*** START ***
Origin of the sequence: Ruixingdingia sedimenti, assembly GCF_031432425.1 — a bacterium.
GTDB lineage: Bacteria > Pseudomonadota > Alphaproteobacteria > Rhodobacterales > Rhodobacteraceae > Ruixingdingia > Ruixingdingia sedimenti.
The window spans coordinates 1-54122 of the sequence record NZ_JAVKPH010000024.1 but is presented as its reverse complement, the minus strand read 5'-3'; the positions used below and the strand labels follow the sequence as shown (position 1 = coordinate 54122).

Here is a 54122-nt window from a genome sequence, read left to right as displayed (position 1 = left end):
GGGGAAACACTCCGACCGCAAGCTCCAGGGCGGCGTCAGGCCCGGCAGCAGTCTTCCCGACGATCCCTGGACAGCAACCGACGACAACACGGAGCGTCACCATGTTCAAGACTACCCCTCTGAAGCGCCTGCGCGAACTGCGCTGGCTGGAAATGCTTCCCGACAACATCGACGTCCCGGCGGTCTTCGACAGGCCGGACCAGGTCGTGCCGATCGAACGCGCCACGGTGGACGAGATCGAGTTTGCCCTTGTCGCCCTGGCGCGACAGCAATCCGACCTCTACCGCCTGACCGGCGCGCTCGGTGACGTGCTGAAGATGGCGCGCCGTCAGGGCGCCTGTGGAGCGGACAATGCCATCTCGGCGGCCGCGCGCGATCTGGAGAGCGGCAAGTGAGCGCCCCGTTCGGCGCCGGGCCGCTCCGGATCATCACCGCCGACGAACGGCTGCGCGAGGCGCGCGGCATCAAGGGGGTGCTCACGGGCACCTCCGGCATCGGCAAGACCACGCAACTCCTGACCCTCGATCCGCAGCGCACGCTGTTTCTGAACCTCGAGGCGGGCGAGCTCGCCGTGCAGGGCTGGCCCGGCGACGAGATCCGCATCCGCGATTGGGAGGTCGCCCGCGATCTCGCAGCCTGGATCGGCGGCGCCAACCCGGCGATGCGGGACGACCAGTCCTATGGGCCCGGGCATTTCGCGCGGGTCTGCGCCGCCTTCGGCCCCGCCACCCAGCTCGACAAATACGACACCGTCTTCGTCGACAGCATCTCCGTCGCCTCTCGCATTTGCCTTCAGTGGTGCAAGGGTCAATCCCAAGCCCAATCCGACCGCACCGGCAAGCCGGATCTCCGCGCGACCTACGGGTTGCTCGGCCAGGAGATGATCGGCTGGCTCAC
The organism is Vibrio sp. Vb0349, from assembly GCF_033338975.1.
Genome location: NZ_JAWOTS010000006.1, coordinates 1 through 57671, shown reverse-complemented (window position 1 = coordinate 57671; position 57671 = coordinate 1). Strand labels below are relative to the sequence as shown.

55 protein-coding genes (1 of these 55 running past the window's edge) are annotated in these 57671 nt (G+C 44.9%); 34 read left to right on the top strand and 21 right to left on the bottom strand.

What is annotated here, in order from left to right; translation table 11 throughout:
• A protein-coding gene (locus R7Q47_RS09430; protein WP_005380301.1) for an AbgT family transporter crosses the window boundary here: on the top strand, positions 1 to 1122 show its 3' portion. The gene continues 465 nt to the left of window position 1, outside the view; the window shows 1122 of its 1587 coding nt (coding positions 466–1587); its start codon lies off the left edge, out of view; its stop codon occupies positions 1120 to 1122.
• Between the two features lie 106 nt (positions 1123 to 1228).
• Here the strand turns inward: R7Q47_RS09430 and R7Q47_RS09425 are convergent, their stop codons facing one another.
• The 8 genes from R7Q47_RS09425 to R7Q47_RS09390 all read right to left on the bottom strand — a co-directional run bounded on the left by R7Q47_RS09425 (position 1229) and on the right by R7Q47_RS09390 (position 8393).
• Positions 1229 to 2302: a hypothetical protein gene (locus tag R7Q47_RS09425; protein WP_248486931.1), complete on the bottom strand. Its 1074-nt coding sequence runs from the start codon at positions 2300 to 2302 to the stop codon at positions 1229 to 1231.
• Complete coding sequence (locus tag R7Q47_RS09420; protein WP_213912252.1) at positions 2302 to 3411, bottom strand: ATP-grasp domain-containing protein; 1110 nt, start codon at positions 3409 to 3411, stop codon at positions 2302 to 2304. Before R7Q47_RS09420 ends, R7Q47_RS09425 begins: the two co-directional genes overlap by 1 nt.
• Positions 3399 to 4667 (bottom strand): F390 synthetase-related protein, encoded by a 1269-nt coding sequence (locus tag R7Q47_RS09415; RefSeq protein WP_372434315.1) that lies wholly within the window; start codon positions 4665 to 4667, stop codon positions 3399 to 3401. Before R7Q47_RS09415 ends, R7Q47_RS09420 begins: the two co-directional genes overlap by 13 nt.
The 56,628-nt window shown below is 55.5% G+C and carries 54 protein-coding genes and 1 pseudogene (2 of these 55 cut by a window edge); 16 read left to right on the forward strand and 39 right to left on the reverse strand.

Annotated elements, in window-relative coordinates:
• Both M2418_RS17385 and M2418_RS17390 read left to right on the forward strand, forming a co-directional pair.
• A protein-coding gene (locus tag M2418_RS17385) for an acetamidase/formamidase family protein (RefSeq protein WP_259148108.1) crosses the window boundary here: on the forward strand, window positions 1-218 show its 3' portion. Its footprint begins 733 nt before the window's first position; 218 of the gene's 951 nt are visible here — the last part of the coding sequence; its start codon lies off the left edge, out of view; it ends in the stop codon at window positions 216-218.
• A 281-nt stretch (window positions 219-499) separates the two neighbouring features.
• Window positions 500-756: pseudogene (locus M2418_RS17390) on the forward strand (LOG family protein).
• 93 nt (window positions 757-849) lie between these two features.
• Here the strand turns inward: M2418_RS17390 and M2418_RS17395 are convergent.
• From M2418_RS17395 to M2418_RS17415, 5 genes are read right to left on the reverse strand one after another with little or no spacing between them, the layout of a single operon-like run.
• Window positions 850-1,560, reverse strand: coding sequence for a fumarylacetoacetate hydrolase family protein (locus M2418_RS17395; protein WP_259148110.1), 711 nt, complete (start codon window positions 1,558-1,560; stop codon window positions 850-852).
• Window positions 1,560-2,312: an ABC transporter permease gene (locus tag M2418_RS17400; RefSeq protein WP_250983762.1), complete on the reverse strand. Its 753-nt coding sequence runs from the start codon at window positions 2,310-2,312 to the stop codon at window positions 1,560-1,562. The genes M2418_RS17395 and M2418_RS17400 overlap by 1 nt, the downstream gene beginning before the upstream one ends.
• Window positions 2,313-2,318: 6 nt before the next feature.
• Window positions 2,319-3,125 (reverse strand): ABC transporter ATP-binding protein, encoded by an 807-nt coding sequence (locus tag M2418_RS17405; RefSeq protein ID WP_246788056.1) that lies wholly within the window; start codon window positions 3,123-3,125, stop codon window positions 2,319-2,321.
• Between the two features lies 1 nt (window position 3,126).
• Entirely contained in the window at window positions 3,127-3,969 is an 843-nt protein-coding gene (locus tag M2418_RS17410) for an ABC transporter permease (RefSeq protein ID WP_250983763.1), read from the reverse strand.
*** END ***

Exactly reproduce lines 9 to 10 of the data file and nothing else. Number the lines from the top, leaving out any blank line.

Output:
What is annotated here, in order from left to right; translation table 11 throughout:
• A protein-coding gene (locus R7Q47_RS09430; protein WP_005380301.1) for an AbgT family transporter crosses the window boundary here: on the top strand, positions 1 to 1122 show its 3' portion. The gene continues 465 nt to the left of window position 1, outside the view; the window shows 1122 of its 1587 coding nt (coding positions 466–1587); its start codon lies off the left edge, out of view; its stop codon occupies positions 1120 to 1122.